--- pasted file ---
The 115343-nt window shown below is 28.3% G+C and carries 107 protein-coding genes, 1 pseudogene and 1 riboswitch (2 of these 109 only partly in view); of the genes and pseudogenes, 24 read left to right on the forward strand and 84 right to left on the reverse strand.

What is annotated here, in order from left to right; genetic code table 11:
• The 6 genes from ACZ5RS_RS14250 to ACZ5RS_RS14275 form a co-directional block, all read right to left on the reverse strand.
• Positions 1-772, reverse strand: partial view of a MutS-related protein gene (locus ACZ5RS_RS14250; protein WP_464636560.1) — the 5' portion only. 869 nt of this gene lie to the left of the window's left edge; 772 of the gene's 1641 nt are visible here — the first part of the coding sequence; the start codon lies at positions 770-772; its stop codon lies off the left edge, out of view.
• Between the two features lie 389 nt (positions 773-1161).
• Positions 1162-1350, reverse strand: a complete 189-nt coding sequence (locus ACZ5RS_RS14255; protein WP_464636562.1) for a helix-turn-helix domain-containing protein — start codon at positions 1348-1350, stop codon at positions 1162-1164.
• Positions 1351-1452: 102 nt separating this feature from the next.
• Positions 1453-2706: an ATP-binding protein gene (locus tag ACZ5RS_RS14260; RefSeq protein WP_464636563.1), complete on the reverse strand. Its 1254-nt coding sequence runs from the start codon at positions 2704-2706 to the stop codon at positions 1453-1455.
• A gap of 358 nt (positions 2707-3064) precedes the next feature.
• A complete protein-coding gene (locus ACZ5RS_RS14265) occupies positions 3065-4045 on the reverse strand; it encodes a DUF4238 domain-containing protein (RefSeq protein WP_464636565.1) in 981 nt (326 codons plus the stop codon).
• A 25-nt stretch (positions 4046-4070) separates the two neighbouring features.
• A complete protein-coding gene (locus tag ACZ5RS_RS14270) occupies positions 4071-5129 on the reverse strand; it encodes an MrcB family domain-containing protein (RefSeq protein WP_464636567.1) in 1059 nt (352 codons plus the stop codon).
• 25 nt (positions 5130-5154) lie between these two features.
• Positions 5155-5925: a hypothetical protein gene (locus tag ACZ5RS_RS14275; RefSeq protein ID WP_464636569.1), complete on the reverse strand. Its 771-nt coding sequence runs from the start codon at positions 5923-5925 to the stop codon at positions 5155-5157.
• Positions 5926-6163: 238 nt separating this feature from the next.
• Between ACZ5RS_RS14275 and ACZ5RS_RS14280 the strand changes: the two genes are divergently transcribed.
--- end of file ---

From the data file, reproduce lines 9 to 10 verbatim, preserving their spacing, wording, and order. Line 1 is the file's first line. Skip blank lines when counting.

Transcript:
• A gap of 358 nt (positions 2707-3064) precedes the next feature.
• A complete protein-coding gene (locus ACZ5RS_RS14265) occupies positions 3065-4045 on the reverse strand; it encodes a DUF4238 domain-containing protein (RefSeq protein WP_464636565.1) in 981 nt (326 codons plus the stop codon).